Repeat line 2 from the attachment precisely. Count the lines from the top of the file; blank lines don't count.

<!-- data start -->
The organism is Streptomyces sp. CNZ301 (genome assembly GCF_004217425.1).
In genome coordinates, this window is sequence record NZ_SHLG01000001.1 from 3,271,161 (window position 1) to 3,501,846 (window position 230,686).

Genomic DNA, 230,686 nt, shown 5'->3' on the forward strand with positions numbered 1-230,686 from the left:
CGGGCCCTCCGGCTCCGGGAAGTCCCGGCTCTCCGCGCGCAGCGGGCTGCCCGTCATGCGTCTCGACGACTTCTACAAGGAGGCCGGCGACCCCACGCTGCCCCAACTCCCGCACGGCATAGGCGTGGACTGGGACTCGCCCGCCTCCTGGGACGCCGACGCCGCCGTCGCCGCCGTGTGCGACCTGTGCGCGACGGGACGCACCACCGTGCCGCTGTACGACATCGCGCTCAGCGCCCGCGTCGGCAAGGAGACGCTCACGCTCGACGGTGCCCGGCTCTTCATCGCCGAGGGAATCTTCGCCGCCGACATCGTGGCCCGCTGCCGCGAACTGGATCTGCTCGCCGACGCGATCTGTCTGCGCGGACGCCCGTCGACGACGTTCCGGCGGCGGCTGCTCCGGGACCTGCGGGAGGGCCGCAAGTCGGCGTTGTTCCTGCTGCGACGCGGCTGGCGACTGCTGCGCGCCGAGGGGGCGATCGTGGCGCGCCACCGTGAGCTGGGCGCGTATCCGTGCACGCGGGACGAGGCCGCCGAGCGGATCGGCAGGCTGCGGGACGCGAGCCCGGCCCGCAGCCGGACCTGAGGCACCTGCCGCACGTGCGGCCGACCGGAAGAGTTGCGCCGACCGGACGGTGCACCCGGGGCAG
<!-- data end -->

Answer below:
In genome coordinates, this window is sequence record NZ_SHLG01000001.1 from 3,271,161 (window position 1) to 3,501,846 (window position 230,686).